Think about your garden when you de-ice your sidewalk

snowy sidewalk in Amherst NY
Photo by Connie Oswald Stofko

How can you make your sidewalk safe in icy weather while still protecting your garden?

John Farfaglia, extension educator with Cornell Cooperative Extension in Niagara County, shares some tips.

First, instead of buying rock salt, look for products that are labelled plant or pet safe. These products use calcium chloride, which pose less risk of damaging your plants with soluble salts, Farfaglia said.

Still, you shouldn’t overdo it, he said. Don’t spread the calcium chloride product heavily and don’t use it unless you need it.

The calcium chloride deicers might not work at as low a temperature as rock salt, he noted. They may work in the range of 0 to 5 degrees Fahrenheit, while traditional rock salt can work in temperatures as low as -15 degrees Fahrenheit. The calcium chloride products are a few dollars more expensive.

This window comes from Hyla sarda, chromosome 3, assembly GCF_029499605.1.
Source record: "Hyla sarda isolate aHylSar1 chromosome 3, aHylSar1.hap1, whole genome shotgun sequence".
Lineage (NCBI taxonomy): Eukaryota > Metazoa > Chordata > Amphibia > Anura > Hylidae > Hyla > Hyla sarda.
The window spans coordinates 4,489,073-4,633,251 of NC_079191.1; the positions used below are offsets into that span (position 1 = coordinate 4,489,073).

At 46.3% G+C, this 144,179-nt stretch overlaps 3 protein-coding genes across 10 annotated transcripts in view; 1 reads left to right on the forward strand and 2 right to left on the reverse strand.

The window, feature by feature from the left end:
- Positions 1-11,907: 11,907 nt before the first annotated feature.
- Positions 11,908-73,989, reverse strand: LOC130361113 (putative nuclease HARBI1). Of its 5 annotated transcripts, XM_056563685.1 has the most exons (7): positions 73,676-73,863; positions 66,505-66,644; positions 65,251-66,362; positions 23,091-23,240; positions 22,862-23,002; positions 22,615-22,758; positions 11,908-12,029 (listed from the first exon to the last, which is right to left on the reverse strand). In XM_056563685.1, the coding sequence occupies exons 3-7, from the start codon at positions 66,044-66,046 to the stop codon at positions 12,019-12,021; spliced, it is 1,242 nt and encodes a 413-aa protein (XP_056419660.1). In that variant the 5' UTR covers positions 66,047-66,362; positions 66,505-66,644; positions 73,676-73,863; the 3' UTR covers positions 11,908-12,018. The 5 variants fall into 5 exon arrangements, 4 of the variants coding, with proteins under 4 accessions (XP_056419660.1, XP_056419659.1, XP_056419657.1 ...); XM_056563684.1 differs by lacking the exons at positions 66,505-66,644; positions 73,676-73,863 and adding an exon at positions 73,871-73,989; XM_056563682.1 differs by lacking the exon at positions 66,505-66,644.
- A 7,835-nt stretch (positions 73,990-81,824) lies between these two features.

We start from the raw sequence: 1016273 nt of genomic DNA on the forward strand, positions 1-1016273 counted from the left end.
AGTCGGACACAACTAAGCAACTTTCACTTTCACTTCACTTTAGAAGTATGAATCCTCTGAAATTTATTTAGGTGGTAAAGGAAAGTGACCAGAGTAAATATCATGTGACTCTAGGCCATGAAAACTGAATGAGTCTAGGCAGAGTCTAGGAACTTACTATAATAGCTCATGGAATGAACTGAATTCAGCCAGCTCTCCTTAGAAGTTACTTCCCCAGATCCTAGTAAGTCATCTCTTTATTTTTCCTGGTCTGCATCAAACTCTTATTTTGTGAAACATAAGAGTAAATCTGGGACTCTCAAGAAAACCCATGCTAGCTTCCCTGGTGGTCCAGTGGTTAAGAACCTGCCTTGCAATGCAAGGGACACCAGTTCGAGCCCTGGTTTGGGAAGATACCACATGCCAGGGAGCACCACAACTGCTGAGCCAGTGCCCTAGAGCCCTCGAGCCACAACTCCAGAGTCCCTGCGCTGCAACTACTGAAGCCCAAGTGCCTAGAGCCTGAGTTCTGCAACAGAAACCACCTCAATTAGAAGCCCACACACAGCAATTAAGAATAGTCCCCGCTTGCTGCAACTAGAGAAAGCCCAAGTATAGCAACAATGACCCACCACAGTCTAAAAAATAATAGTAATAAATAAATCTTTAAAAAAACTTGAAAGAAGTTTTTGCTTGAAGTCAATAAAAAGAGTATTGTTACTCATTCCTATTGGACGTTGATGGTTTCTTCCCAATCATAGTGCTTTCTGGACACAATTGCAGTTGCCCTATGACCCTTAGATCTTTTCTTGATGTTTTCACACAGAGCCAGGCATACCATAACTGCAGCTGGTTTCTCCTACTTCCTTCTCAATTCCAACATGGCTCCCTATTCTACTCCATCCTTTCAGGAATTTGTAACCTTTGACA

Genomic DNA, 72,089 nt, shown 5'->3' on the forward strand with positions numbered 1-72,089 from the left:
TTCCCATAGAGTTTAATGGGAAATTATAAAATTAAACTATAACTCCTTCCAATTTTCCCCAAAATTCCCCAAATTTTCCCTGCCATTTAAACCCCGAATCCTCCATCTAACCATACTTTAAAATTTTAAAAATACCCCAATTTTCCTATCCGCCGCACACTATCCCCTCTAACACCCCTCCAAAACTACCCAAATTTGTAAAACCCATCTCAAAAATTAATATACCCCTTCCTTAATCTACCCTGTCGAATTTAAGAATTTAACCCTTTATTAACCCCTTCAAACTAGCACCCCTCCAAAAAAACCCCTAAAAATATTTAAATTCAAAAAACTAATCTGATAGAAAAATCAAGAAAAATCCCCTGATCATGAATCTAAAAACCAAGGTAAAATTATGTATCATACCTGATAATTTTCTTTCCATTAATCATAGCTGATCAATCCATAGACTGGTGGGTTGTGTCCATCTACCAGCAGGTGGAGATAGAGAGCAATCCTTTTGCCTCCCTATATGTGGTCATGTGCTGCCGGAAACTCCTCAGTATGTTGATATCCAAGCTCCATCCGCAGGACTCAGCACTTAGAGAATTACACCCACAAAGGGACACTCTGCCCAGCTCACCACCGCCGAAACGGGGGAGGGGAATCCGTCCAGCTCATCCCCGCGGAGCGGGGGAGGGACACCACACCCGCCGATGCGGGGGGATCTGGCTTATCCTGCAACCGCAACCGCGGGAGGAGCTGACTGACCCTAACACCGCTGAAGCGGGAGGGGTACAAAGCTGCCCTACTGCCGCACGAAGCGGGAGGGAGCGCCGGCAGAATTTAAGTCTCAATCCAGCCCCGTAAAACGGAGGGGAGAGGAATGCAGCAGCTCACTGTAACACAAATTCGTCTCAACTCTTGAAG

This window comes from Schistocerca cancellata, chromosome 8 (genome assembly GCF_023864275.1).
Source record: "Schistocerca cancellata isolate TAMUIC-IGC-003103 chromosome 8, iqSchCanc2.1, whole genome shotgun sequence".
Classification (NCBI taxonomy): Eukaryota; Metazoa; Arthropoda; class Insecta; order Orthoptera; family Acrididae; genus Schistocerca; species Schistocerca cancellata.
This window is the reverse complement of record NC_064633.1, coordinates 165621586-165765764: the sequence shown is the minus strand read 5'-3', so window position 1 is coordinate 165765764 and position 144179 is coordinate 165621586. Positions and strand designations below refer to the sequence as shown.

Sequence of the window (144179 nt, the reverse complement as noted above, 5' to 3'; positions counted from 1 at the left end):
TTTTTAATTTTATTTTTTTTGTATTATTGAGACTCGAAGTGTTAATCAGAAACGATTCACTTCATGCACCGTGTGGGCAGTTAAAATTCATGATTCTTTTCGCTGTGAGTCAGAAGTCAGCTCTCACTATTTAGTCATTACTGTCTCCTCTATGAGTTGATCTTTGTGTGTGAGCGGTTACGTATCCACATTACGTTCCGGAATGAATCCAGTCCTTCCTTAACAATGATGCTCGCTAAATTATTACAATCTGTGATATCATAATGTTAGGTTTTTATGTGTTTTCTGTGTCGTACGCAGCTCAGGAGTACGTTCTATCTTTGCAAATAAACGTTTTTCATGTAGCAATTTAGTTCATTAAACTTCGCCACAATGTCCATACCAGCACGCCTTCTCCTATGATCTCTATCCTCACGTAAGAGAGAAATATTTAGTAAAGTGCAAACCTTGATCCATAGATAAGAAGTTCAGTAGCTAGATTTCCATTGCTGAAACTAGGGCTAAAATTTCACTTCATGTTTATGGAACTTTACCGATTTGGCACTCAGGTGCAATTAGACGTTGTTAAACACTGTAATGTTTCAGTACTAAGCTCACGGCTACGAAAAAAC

He noted that you can also use sand, grit and cinders on your sidewalk. They won’t melt the ice, but they will provide traction, and they don’t contain anything that will harm your plants.

Some municipalities mix sand with salt in order to decrease the amount of salt they need to use on roads, he added. You can do the same thing on your sidewalks, but don’t use a large amount of rock salt.

2 Comments on “Think about your garden when you de-ice your sidewalk

  1. Hi Connie,

    I just had to comment on the photo that accompanies this article. It is beautiful! And your article isn’t bad, either. :- )

    Take care,
    Randy

  2. Thanks so much, Randy. When I wrote the article, I needed a photo to illustrate it. This is one I took last year at sunrise. (You don’t have to get up very early to catch a winter sunrise.) The snowy sidewalk worked perfectly, I think.

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